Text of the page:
The land of Hatti, located in central Anatolia, was the heartland of the Hittite Kingdom. The people of the Late Bronze Age Hittite Kingdom described themselves as the “People of the Land of Hatti,” but this name provides little help in the understanding of the dominate culture of the region. Indeed, the evidence is ambiguous as to whether any culture could be considered dominant. The population of this region was diverse, a portion was indigenous but there were also Luwians from the Aegean Coast, Syrians and Hurrians from Mesopotamia as well as others from around the Near East.


The Lion Gate of Hattusa

One explanation for how such a mixed people of different cultures and languages could be unified is revealed in their name. By denoting the geographical region, “Land of Hatti” when they spoke of themselves demonstrates that the region itself may have given them their collective identity. So that, regardless of their many backgrounds, the people who lived in the Land of Hatti were able to come together under their kings and forge an enduring legacy.


The Hittite Empire at its height around 1300 BCE

Imperial Legacy

During the height of the Hittite Empire’s power they would enter into an epic struggle with the Egypt. First the Hittites, led by their great conqueror, Suppililiuma, would topple Egypt’s long time ally in Syria, the Hurrian Kingdom of Mitanni. Then there was a rare moment in history. With the death of the pharaoh Tutankhamun in 1322 BCE Egypt’s 18th Dynasty was near collapse. In desperation the widowed Queen Ankesenamun reached out to the Hittite king, seeking one of his sons as a new husband.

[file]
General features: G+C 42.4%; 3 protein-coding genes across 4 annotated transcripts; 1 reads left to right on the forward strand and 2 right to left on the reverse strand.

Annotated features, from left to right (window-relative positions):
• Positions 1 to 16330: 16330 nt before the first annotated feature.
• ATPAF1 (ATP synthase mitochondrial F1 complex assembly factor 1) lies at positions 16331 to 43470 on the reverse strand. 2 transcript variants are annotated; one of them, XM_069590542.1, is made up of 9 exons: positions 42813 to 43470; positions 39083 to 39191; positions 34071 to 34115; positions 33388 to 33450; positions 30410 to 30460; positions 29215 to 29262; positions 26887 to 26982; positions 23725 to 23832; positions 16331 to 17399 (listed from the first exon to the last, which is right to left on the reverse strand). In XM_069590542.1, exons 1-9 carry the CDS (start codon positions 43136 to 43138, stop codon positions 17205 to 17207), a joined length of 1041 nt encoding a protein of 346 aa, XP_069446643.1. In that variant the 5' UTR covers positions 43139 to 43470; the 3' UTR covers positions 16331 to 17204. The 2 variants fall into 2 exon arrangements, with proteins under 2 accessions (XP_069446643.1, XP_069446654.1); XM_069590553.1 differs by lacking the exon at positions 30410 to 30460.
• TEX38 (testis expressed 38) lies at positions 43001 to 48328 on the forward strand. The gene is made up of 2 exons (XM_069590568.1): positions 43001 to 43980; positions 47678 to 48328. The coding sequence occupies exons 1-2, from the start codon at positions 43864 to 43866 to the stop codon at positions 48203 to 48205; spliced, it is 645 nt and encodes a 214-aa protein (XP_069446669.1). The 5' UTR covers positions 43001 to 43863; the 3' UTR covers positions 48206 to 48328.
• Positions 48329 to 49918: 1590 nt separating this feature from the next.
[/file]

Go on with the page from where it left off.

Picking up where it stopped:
The message from Ankesenamun reached the Hittite King as he oversaw the final stages of the siege of Carchemish, the last Mitanni stronghold. For a moment Suppililiuma held the Near East in his imperial grip but as fate would have it ultimate victory would slip through his fingers leaving the region to be ravaged by war for the next 50 years.


The Hittite copy of the treaty with Egypt

Finally, following the famous Battle of Kadesh in 1274 BCE, the Hittites and Egyptians would reconcile and sign one of the most notable treaties of all antiquity. However it was too late. In the East the Assyrians had become so strong that they could not be denied their own imperial destiny and from the West the chaos that history has labeled the “Sea Peoples” was about to descend. Over a period of centuries the Hittite Empire would diminish and then fade. Only to be found again by Texier’s Anatolian questing.

 


Ramesses II storming the Hittite fortress of Dapur

 

Hurrians

 
Teshub / Tarḫunz - Theispas